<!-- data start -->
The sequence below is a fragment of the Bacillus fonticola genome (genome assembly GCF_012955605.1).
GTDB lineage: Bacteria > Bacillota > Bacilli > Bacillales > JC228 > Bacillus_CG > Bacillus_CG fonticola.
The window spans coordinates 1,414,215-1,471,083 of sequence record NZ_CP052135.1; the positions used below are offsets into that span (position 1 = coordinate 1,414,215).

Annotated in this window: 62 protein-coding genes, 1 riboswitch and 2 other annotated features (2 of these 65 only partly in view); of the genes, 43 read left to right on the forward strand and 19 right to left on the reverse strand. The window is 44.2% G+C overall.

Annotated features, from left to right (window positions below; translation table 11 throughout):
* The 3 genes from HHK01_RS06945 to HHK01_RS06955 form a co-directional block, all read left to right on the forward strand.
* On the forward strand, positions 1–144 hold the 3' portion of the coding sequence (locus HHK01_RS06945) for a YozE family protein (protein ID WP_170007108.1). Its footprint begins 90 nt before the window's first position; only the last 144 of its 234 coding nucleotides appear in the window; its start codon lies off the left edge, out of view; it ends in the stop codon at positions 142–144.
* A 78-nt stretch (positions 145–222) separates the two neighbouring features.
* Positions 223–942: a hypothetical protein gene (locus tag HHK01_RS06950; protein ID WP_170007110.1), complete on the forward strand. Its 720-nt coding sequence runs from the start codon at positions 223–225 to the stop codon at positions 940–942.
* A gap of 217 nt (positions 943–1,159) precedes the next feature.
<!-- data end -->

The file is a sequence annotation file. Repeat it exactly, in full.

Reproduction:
The sequence below is a fragment of the Bacillus fonticola genome (genome assembly GCF_012955605.1).
GTDB lineage: Bacteria > Bacillota > Bacilli > Bacillales > JC228 > Bacillus_CG > Bacillus_CG fonticola.
The window spans coordinates 1,414,215-1,471,083 of sequence record NZ_CP052135.1; the positions used below are offsets into that span (position 1 = coordinate 1,414,215).

Annotated in this window: 62 protein-coding genes, 1 riboswitch and 2 other annotated features (2 of these 65 only partly in view); of the genes, 43 read left to right on the forward strand and 19 right to left on the reverse strand. The window is 44.2% G+C overall.

Annotated features, from left to right (window positions below; translation table 11 throughout):
* The 3 genes from HHK01_RS06945 to HHK01_RS06955 form a co-directional block, all read left to right on the forward strand.
* On the forward strand, positions 1–144 hold the 3' portion of the coding sequence (locus HHK01_RS06945) for a YozE family protein (protein ID WP_170007108.1). Its footprint begins 90 nt before the window's first position; only the last 144 of its 234 coding nucleotides appear in the window; its start codon lies off the left edge, out of view; it ends in the stop codon at positions 142–144.
* A 78-nt stretch (positions 145–222) separates the two neighbouring features.
* Positions 223–942: a hypothetical protein gene (locus tag HHK01_RS06950; protein ID WP_170007110.1), complete on the forward strand. Its 720-nt coding sequence runs from the start codon at positions 223–225 to the stop codon at positions 940–942.
* A gap of 217 nt (positions 943–1,159) precedes the next feature.